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Cinecitta: City of illusions
THIS is a city where legends were created. This was where made-up men and women wove illusions to entertain and enrapture the curious and the not so curious. This was where some of the magic moments of life and living were frozen on film to be blown up on screen in all their awesome splendour.
Rome's Cinecitta Studios still reverberate with the sound of Ben Hur's chariot as it rode past death and destruction. Other echoes from the past are of Elizabeth Taylor and Richard Burton in "Cleopatra" and Marcello Mastroianni and Anita Ekberg by the Trevi Fountain in Federico Fellini's "La Dolce Vita".
Fellini, the Italian master of the medium, is one director who is most closely associated with the studios. "As long as Cinecitta exists, I will feel comforted," he once said. Smitten during his visit to the studios in 1940 as a journalist, he would later insist on making movies there rather than on actual locations. Cinecitta even became the subject of one of his works, "L'Intervista".
Fellini often shared lunch with visitors on the sets, visitors who later stepped behind the camera, such as Roberto Benigni ("Life is Beautiful"), Steven Spielberg and Martin Scorsese. And, it is perhaps the food and wine that Fellini was so fond of that whetted the others' appetite for Cinecitta, where these men would return later to dream, and translate it into two dimensional art form.
Scorsese's eight-month hectic shoot at Cinecitta in 2001 produced "Gangs of New York". The studios had not seen such a flurry of activity since the days in the late 1950s when Charlton Heston whipped his horses in "Ben-Hur" to race ahead in what is still seen as a high point in cinema.
Scorsese could have easily used the computer for his film, but he chose the hard way to build his 19th Century New York in Cinecitta. The American director is such a movie historian — fired also as it were by Fellini and all his ghosts — that he decided to come down to Rome with his cameras, crew and creativity.
Carole Andre-Smith, Cinecitta's International Marketing Adviser, tells me during my visit to the studios in Rome in 2003, that "Gangs of New York" was undoubtedly the biggest event at the studios since "Ben-Hur", and Scorsese's stars, Leonardo Di Caprio and Cameron Diaz, set the Tiber on fire, much in the same way that Taylor and Burton had four decades ago.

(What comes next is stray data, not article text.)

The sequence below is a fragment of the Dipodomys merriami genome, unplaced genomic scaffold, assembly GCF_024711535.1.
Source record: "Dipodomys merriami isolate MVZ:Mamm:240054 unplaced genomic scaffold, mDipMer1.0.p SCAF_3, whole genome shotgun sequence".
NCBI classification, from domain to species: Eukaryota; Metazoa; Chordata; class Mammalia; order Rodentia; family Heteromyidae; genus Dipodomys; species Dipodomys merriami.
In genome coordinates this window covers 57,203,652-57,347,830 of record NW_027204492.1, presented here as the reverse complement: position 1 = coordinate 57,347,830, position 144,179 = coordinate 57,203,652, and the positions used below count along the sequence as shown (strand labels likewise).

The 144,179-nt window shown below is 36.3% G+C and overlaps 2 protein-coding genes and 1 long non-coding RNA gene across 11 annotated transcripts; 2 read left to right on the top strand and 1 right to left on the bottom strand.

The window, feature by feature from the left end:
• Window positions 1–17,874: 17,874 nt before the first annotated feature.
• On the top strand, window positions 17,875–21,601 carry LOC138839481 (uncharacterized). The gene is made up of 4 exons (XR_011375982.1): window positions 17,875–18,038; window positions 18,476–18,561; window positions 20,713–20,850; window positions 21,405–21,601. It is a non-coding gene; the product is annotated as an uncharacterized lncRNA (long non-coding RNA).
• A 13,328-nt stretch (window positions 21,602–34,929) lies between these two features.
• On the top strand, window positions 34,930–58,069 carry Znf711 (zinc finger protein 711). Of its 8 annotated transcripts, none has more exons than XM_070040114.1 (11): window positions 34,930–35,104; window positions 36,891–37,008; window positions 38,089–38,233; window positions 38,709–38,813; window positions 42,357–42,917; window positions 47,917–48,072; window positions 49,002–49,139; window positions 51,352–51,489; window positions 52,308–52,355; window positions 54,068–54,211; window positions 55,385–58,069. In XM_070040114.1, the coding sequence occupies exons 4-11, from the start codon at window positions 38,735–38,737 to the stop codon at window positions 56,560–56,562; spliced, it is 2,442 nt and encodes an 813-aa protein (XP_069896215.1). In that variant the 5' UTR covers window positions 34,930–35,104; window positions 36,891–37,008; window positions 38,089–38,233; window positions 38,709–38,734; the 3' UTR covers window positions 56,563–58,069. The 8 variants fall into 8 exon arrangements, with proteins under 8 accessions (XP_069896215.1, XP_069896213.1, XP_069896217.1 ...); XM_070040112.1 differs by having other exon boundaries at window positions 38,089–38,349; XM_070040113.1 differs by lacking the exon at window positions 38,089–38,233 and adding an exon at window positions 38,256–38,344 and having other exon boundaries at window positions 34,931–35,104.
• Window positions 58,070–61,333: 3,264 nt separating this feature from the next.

There are narratives of more comparisons, each delightful to the decimal. The paparazzi chased Diaz and Di Caprio, as they had Fellini and his heroines or Taylor and Burton. In fact, it was the outstanding success of Fellini's "La Dolce Vita", which featured a photographer called Paparazzo that led to the term becoming part of the lingo. And photographers displayed their ingenuity by dressing up as extras and sneaking into the set to snap Taylor and Burton together. DiCaprio was certainly pursued by the paparazzi, and heady with the excitement of late night parties, Di Caprio used to reach the set late. Scorsese used to be furious. But the arguments were not merely between the director and his young actor; they also took place over producer Miramax boss Harvey Weinstein's criticism of the film's spiralling costs and length. More than $ 100 million went into its production, and Andre-Smith feels that it seemed that we were back to the days of "La Dolce Vita", when Fellini was accused of lavishing too much money on his highly stylised ventures.
Yet, Andre-Smith avers that "the film would have cost even more had it been made in the U.S., and frankly the craftsmanship in Italy is unsurpassed". Especially at Cinecitta, where the six-time Oscar nominee, Dante Ferretti, is among those who design the surreal world. Ferretti learnt from Fellini how to draw dreams and from Paola Pasolini how to compose poetic reality.
The Cinecitta studios fell into bad times after Fellini and his fans faded away. The 1980s and the first seven years of the 1990s saw this fantasy factory slide down in an uncontrollable hiccup.
However, in 1998, when the Italian Government sold Cinecitta to private interests, the clouds lifted. Its facilities were upgraded and modernised. Today, it has 22 sound stages (Number Five, which Fellini adored, is the largest in Europe), two semi-permanent tents, 280 dressing rooms and offices, 21 make-up chambers and a 2,720,972-gallon exterior tank. A 25-acre exterior space, where anything can be built, and state-of-the-art post-production facilities make Cinecitta a marvel.
Which was Benito Mussolini's child. The Italian dictator felt that this his Fascist regime lacked the kind of propaganda machine which Hitler's Nazi Party had. Taking notes from American studios, Mussolini established Cinecitta in 1937. Of course, what was churned out of it was called "white telephone cinema" which showed a lifestyle few Italians recognised as their own.
In 1945, the Americans closed down Cinecitta, and this forced Italian masters such as Roberto Rossellini and Vittoria De Sica to go out on the streets to make their masterpieces, "Rome: Open City" and "Bicycle Thieves". This was the beginning of neo-realism, where Mussolini's escapism was replaced with raw truth. This was the birth of great cinema, and Cinecitta's role in heralding it can never be forgotten.
The studios reopened in the late 1940s, their gates could not be locked forever. Their brick and mortar hold so much of energy that a million more Fellinis could be creatively charged.
(This story appeared in The Hindu dated July 27 2003)